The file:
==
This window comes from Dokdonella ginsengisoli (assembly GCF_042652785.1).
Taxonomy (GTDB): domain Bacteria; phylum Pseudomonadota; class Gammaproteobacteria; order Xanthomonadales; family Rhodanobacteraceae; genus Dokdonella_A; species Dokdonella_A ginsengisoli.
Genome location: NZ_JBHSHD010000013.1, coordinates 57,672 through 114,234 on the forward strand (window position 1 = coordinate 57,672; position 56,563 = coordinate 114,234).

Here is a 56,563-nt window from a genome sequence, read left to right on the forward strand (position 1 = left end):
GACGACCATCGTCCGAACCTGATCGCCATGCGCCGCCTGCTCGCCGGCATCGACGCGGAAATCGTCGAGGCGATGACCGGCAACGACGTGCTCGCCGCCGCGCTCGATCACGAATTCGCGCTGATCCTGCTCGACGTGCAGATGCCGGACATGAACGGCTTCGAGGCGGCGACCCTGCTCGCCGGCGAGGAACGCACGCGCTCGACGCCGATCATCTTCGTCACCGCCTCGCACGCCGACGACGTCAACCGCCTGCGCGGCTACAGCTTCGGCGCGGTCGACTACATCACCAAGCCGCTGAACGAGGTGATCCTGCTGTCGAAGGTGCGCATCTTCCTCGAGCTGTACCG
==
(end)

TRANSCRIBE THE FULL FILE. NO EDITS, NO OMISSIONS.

This window comes from Dokdonella ginsengisoli (assembly GCF_042652785.1).
Taxonomy (GTDB): domain Bacteria; phylum Pseudomonadota; class Gammaproteobacteria; order Xanthomonadales; family Rhodanobacteraceae; genus Dokdonella_A; species Dokdonella_A ginsengisoli.
Genome location: NZ_JBHSHD010000013.1, coordinates 57,672 through 114,234 on the forward strand (window position 1 = coordinate 57,672; position 56,563 = coordinate 114,234).

Here is a 56,563-nt window from a genome sequence, read left to right on the forward strand (position 1 = left end):
GACGACCATCGTCCGAACCTGATCGCCATGCGCCGCCTGCTCGCCGGCATCGACGCGGAAATCGTCGAGGCGATGACCGGCAACGACGTGCTCGCCGCCGCGCTCGATCACGAATTCGCGCTGATCCTGCTCGACGTGCAGATGCCGGACATGAACGGCTTCGAGGCGGCGACCCTGCTCGCCGGCGAGGAACGCACGCGCTCGACGCCGATCATCTTCGTCACCGCCTCGCACGCCGACGACGTCAACCGCCTGCGCGGCTACAGCTTCGGCGCGGTCGACTACATCACCAAGCCGCTGAACGAGGTGATCCTGCTGTCGAAGGTGCGCATCTTCCTCGAGCTGTACCG